For the price he is asking for. Not at this time.
Zabeel Investments backed out of spending money on the Addicks which was going for a far cheaper price than Newcastle. They are a big moneyed player in the ME which is in far better shape than the English economy now projected to be in a deeper recession than previously forecast. How this affects club ownerships is a guessing game right now. But prospective owners are probably in wait and watch mode looking for bargain basement deals.
As for Philip Anschutz, the owner of the LA Galaxy who was supposed to be one of the interested parties obviously had a bad phone connection with Ashley because the price they are quoting is $225 million which is what Ashley paid for Newcastle when he bought it in 2007. He is probably best known in the UK as the developer of the newly opened O2, the previous version: The Dome, proved to be a symbol of neo-liberal excess for the Blair government.
Anschutz would be a good owner but there are reasons he is not interested in buying Newcastle at the price that Ashley wants.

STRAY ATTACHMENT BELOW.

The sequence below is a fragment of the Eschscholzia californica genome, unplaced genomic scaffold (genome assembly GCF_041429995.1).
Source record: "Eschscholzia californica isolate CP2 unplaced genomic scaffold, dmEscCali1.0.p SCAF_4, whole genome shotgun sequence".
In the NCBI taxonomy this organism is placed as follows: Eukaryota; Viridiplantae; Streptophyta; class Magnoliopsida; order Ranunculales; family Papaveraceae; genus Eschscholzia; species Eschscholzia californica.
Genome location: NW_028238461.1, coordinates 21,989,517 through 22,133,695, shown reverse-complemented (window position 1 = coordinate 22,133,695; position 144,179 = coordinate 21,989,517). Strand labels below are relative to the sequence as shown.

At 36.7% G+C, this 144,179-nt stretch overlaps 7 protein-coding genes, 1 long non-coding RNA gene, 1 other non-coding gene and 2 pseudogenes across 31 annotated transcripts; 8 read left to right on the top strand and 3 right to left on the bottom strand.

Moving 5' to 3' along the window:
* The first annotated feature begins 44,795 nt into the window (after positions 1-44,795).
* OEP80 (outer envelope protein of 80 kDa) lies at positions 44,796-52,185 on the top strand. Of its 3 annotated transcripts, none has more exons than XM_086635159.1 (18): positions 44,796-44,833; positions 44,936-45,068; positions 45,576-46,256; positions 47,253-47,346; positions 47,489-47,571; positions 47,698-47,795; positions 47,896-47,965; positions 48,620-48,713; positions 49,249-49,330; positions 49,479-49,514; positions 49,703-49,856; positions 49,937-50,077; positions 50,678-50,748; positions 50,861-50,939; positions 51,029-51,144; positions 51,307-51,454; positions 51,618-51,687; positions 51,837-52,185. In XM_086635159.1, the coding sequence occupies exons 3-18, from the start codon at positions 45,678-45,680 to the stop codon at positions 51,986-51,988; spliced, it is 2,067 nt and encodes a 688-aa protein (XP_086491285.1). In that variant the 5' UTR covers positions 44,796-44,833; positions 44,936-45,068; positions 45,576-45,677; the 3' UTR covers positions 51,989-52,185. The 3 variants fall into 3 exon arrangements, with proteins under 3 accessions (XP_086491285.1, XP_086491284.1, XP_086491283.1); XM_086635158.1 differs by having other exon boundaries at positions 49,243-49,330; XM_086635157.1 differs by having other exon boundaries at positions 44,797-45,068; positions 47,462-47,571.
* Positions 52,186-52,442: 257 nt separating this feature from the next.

His commitment to sporting ventures is commendable even as they have lost him money. He at one time owned a number of money losing clubs in the MLS before selling them off to concentrate on the LA Galaxy, which has enjoyed a boom with David Beckham pushing attendances to record levels. However the Galaxy have not been successful in reaching the playoffs and there is concern that this could adversely impact viewership. Financial woes in this country are also taking its toll on Anschutz's business empire that keep afloat his movie production business and soccer clubs.
Anschutz lost billions of dollars in the 2002 collapse of Qwest Communications in an accounting scandal and it continues to bleed money in these recessionary times. His entertainment company, Regal Entertainment Group, the USA's biggest owner of chain movie theaters, stock is sharply down. He also faces an unpaid IRS bill of over $143 million in capital gains tax from previous business deals.
Given the grim outlook of the present financial markets and pundits saying that this take a year or more before things start to look up, Ashley will be faced with a few choices. The easier and most desirable choice, he heeds Dave Whelan's advice and sells at the price he bought Newcastle. The tougher one which might cost him a fortune in security fees, sees him riding out these troubled times faced with the prospect of never entering his club without protection, a virtual prisoner, to sell at a later date for the price he thinks he could get. It could mean endless vitriol from fans, the prospect that managers who otherwise could be enticed to coach would keep away, and little money for transfers. Of course there is a third option, a sort of reverse Stockholm Syndrome, by that time fans will have forgiven him enough for him to keep ownership of the club.